Literary City Guide | Boston, MA
Tour Guide: Rachael Ringenberg
Rachael bakes in the afternoons, writes when she has a good sentence or two in mind, reads in the evenings, and cavorts with her two little girls around Boston the rest of the time.
Relationship to Boston: I moved to Boston so my husband could go to school for architecture in Cambridge. Seven years later, I’m still writing bucket lists of things to see.
Writer you'd like to invite to dinner: John Jeremiah Sullivan, essayist and likable fellow.
Chef you'd like to prepare the meal: The clever duo behind PHaDE.
Writing soundtrack: Silence or background hubbub.
Pen or Pencil: Pen, but I never seem to have the right one around.
Coffee or Tea: I’m a daily tea drinker. I write better things when on coffee though.
Paperback or Hardback? Paperback, curled up along the edges, age-cured by bookstores filled with cats, and ready for cupping in one hand.
Trident Booksellers. A bookstore and diner-style restaurant combined perfectly. Known for their breakfast, they have a great location on Boston’s primary shopping street.
Brattle Book Shop. One of the oldest antiquarian bookstore in the country, it’s part building, part outdoor market. Instagram possibilities are endless here.
Commonwealth Books. This spot is a hidden shop that opens up once you step inside. Eclectic and diverse collection, with plenty of out-of-print and scholarly titles.
Boston Public Library Copley Square. Architecturally glorious, this location has an inner courtyard for relaxing within the city, and occasional concerts. A lovely reading room too.
The Boston Athenaeum. One of the oldest independent libraries in the country, this private library opened in 1807 (membership starts at $200 for the year). This serene building is home to some of Boston’s oldest documents. Books can be checked out for three months at a time and they have one of the best porches in the city! Plan ahead to attend an art and architecture tour on Tuesday or Thursdays so you can tour the whole building for free.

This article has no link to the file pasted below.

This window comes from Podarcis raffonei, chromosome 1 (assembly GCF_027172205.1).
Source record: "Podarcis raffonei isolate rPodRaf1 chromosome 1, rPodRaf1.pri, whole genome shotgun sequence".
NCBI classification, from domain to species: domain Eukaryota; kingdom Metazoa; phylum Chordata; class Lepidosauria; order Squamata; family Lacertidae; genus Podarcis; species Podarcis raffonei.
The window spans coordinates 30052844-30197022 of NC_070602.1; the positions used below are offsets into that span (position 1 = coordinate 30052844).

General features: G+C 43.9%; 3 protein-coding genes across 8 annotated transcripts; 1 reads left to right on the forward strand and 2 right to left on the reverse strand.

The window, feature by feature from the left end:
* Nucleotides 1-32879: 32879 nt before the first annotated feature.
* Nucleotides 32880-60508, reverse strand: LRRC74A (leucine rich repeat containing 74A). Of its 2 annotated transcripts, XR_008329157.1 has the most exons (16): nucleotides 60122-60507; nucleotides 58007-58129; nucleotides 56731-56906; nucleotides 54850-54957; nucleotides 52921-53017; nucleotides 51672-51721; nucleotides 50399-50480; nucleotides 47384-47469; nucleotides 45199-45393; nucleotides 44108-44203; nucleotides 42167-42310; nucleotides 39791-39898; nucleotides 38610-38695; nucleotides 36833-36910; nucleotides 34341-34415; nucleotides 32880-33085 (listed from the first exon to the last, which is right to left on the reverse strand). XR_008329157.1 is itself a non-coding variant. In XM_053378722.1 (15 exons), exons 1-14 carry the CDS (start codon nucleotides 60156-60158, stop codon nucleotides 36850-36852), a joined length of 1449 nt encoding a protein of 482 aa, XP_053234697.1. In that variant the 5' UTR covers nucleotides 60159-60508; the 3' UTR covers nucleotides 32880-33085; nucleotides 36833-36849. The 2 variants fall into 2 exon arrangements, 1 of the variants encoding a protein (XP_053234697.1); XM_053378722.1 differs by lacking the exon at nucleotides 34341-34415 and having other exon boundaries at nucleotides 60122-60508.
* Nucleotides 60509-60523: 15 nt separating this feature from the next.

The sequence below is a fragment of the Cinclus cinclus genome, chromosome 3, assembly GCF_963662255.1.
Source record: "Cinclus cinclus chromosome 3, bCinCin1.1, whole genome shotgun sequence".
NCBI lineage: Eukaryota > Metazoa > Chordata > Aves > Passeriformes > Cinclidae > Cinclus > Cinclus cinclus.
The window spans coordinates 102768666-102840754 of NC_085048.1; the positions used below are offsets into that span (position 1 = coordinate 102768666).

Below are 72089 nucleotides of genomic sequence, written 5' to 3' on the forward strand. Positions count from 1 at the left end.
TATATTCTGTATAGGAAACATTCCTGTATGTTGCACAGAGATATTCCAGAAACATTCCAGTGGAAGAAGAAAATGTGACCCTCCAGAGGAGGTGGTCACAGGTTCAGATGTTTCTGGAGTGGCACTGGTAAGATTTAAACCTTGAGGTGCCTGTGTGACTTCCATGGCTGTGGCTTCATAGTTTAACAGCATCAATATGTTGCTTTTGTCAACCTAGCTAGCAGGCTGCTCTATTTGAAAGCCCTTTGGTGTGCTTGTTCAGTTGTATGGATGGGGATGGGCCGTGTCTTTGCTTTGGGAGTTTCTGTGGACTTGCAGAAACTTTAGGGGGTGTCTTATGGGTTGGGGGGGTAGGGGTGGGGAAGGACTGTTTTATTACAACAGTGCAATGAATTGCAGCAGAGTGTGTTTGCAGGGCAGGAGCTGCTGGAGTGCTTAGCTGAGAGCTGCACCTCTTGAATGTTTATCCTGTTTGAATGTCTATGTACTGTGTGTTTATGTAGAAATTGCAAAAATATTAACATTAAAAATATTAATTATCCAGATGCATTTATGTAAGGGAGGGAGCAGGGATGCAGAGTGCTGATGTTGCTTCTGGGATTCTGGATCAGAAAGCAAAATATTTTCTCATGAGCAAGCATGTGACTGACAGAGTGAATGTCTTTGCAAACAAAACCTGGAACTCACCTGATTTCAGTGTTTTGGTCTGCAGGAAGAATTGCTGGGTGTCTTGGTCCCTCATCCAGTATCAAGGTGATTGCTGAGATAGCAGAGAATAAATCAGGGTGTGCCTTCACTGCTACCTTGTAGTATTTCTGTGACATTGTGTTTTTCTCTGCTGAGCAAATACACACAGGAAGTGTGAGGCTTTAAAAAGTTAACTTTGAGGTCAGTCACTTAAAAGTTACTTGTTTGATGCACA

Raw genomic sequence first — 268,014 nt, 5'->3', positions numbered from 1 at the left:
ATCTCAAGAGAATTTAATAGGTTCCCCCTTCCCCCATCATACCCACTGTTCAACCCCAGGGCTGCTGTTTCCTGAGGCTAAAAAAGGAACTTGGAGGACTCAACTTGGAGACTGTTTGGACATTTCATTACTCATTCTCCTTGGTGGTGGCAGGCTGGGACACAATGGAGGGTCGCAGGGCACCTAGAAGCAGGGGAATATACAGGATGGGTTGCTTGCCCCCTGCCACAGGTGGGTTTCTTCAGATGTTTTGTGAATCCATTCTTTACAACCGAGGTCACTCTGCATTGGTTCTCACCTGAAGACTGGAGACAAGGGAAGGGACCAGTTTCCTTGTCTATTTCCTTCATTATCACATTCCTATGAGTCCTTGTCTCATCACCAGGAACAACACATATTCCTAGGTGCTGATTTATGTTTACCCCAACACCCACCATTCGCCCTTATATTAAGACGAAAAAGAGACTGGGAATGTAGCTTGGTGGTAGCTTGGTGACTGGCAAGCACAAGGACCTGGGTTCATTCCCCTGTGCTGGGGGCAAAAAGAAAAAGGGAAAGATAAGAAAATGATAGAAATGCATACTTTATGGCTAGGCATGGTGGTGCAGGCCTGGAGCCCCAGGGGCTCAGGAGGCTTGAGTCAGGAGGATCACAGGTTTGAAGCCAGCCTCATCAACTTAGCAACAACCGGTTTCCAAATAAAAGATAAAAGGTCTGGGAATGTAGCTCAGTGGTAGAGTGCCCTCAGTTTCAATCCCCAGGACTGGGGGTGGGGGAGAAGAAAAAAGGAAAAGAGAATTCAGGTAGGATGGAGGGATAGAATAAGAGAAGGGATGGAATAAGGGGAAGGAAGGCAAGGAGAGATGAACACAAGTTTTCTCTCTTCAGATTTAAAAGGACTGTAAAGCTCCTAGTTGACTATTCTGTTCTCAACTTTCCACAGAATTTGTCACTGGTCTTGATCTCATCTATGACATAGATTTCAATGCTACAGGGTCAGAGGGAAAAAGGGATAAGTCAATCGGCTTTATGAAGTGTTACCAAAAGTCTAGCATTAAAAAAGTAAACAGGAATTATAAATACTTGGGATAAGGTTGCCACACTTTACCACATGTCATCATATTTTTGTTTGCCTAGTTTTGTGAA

Mary Baker Eddy Library. A museum dedicated to the founder of Christian Science. Framed by a beautiful plaza of fountains, this library contains a mapparium, a huge stained-glass globe that you can walk through for $6.
READINGS & CONFERENCES
Boston Book Festival. A fantastic free three-day festival held over the weekend in October. Hundreds of presenters, based right downtown in the lovely Copley Square.
Bash Reading Series. Stop by the Brookline Booksmith for a poetry reading on Friday nights, once a month.
The Boston Haiku Society. Created to promote the writing and reading of haiku poetry in English, this group meets once a month in downtown Boston.
Walk through Beacon Hill to see the neighborhood that hosted a young Thoreou, Louisa May Alcott, and Nathanial Hawthorne or take a guided walking tour.
The Avery Bar at the Ritz Carlton is the perfect bar to curl up with a book by the fire, and the waitresses won’t pester you one bit.
Book lovers are often vintage lovers as well: visit the SOWA weekend market for antiques, vintage prints and books, and food truck gathering.
Pavement Coffee. Try something fun here like the iced espresso with lemon that riffs on an old fashioned, or the Chemex coffee for two.
Thinking Cup. Three locations in the city prove that this place has the buttery pastries, good sandwiches, and great espresso dynamic figured out. Their hazelnut latte is venerable.
Caffe Paradiso. Deep within the North End (Boston’s Little Italy) this spot instantly transports me back to Rome. Sit at the counter in the back or a street-side tiny table up front.
A PROPER MEAL
O Ya. A splurge but you’ll never have a food like this amazing Japanese spot again.
Paramount. Widely popular for brunch on weekends, but their homestyle dinners are equally delicious. Try to visit on a weekday to avoid the line.
Eastern Standard. Great food and drinks, set in a place that gives me the same feeling as watching Midnight in Paris does..
Toro. Small plates with a huge following, this spot does not take reservations but is always worth the wait.
Myers + Chang. A hip Asian fusion spot styled like a diner. Just reading the drinks menu will make you smile, and the food is affordable and delicious.
Saus. Visit this charming nook for from-scratch Belgian waffles with five topping options, or fresh cut frites with 13 topping options. They’re devoted to their Belgian beers and open late!
Flour Bakery. Boston’s favored temple devoted to butter, creme freche and chocolate. Pick from several locations around the city and be embolden to order widely.
Tea and Cheese at L’Espalier. Served on a weekends, this high tea is a chic luxury to relish, if you have the chance.
Rachael's 5 Favorites
1. Favorite view: The Boston Athenaeum’s fifth-floor-porch's view over the Granary Burial Ground.
2. Favorite place to write: The room in our apartment with two broad windows that look over the old carriages houses of Mount Vernon street.
3. Favorite museum: With its recent renovation, lovely dining options, grand flower arrangements and gorgeous architecture, you really can’t beat the MFA.
4. Favorite coffee shop: dwelltime, in Cambridge. I love everything they do.
5. Favorite thing about Boston: How it is peppered with green spaces and never pretentious about its history.